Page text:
Aviation of World War II

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Martin-187 Baltimore

Glenn L. Martin. A-30/Baltimore. Medium bomber. Maiden flight June 14, 1941 Chief Designer James S. McDonell.

Martin 187 Baltimore

Martin 187 Baltimore is an American twin-engine medium bomber created by Glenn L. Martin as a further development of the Martin 167 Maryland, was originally ordered by the French in May 1940. With the fall of France, the production series was redirected to the UK, where it was subsequently used almost exclusively in the Mediterranean theater and in the Middle East.

A distinctive feature of the Martin 187 is a narrow and high fuselage, thanks to which it became possible to diversify the bomb load, the normal weight of which was 907 kg, and the maximum weight was up to 1500 kg. Accordingly, the cockpits became more spacious and received armor protection. The wing passed from the previous model with minimal changes, but Martin 187 received Wright R-2600-19А5В5 "Double Cyclone" engines with a capacity of 1600 hp each. with., equipped with anti-dust filters, since Africa remained the main theater of operations for these aircraft.

Defensive armament included four 7.7mm machine guns (three in the wing and one on the top turret).

The second modification, designated Baltimore Mk.II, underwent a number of changes: two 7.7 mm machine guns were installed in the upper turret turret, one machine gun was placed in the lower hatch mount and four machine guns were in the wing. A total of 100 Baltimore Mk.II bombers were built.

Further modernization was carried out with the participation of British specialists. The American top turret was replaced with the standard British industry Boulton-Paul turret with an electric drive and quad 7.7 mm machine guns. This modification received the designation Baltimore Mk.III and was produced in the amount of 250 copies.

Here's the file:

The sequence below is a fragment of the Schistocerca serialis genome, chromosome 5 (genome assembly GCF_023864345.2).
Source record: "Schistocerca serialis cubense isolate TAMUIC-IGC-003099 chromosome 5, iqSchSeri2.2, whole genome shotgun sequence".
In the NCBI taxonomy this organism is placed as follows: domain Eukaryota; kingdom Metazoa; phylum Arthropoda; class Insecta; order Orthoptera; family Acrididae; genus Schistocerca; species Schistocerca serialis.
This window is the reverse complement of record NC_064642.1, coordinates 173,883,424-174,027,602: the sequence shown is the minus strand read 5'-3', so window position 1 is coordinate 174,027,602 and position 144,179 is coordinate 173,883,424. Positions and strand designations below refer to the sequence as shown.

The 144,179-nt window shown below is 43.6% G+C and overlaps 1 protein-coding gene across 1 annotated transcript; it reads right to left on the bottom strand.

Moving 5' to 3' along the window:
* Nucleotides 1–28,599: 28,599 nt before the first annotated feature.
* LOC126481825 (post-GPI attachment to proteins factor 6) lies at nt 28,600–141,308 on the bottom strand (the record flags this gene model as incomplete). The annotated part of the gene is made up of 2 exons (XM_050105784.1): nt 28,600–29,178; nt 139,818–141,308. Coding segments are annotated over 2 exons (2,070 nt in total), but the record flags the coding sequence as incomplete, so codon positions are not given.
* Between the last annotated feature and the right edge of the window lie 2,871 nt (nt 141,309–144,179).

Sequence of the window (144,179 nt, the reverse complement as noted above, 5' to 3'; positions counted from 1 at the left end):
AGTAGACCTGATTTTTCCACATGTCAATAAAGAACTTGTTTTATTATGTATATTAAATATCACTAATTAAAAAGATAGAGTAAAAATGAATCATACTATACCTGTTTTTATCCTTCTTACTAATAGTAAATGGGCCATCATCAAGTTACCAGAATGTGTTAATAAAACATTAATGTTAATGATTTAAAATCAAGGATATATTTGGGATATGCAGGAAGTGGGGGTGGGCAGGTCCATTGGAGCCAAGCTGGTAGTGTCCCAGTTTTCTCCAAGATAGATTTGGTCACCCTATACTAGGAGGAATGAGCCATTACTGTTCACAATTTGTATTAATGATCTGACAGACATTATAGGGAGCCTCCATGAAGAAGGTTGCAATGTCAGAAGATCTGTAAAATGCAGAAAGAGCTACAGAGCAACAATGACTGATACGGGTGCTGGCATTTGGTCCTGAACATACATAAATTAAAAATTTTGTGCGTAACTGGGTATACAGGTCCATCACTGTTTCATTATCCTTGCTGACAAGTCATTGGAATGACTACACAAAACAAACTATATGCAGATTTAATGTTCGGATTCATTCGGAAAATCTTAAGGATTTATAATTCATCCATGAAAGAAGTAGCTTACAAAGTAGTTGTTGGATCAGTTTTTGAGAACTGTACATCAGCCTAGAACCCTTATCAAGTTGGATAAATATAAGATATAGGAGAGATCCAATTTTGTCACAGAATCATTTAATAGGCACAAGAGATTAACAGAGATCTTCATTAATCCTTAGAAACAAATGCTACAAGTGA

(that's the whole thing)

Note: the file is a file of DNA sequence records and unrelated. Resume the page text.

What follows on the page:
All of the following models have received USAAF designations. According to the Lend-Lease Act, American aircraft were provided for temporary use and subsequently must be returned. Thus, the following modification has three designations at once: the proprietary Martin 187B-2, the British Baltimore Mk.IIIA and the American RA-30. A total of 281 aircraft were assembled, generally identical to the Mk.III, but intended for reconnaissance. After them, 294 Baltimore Mk.IV (A-30A) were assembled, differing only in the Martin turret with two 12.7 mm Colt-Browning machine guns.

The most massive modification of the Baltimore MK.V, assembled in the amount of 600 copies, received only 12.7 mm machine guns at all shooting points. In addition, more powerful engines were installed.

The development of Baltimore was complicated by a number of problems, although this type eventually became a versatile combat aircraft. Produced in large numbers, Baltimore was not operatively used by the United States Air Force, but ultimately served the British, Canadian, Australian, South African, Greek, and Italian Air Forces.

Baltimore Mk I Specification
Crew 4
Wing span, m 18.69
Wing area, m² 50.03
Length, m 14.801
Height, m 5.41
2×PE Wright R-2600-10 Cyclone 14, h.p. 2×1660
Weight, kg:
Empty 7,013
Gross weight 10,251
Maximum speed, km/h 491
Cruising speed, km/h 362
Service ceiling, m 7,100
Service range, km 1,741
Photo Description
Drawing Martin 187 Drawing Martin 187 Baltimore
Martin A-30 USAAF Baltimore IIIA Martin A-30 USAAF Baltimore IIIA in flight and at parking


  • "Encyclopedia of military engineering" /Aerospace Publising/
  • "American warplanes of World War II" /under cor. David Donald/